Federal, state and territory ministers have agreed to Australia’s first national biosecurity plan. 

Federal Agriculture Minister Murray Watt is preparing to release the first National Biosecurity Strategy, designed to increase Australia's ability to protect itself from pests and disease. 

“The biosecurity risks we're facing as a nation are closer and they're more threatening than we've ever seen before and that's partly as a result of climate change, shifting trade and travel patterns, different land uses,” Senator Watt says.

“There's a range of factors we're dealing with now as a country that we haven't seen before and that is increasing the risk of biosecurity [issues] for our farmers and their products.”

Major current threats include African swine fever, lumpy skin disease, foot and mouth disease, and varroa mite - all of which pose enormous risks to Australian industries if they were to become widespread.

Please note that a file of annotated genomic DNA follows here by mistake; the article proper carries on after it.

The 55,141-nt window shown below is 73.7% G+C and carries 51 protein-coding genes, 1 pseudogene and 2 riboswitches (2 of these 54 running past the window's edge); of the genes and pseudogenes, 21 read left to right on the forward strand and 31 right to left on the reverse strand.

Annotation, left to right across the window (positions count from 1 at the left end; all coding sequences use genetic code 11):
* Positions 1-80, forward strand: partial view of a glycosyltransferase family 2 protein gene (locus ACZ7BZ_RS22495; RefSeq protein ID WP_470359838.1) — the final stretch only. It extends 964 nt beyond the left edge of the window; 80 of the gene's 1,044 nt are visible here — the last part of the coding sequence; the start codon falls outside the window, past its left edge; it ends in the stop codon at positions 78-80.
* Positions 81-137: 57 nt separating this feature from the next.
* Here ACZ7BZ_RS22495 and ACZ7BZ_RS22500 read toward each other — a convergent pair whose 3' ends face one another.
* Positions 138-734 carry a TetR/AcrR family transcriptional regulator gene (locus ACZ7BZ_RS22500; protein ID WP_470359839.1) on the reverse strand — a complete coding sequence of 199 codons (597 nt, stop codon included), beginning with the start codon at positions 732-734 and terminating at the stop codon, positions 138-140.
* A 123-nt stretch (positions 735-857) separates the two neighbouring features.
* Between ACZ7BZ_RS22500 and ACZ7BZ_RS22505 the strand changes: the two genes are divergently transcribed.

The new biosecurity strategy is meant to ensure that governments and industry work together to protect Australia, laying out six priority areas, including “shared biosecurity culture, stronger partnerships, highly skilled workforce, coordinated preparedness, integration supported by technology, research and data; and sustainable investment”.

“We will ensure funding and investment is sufficient, co-funded, transparent, targeted to our priorities and sustainable for the long term,” the strategy states, but does not make clear how biosecurity services will be funded.

The National Farmers' Federation (NFF) has welcomed the new scheme, saying; “A coordinated and well-resourced and innovative biosecurity system is fundamental to the success of our agriculture industries and in supporting the goal of becoming a $100 billion sector by 2030”.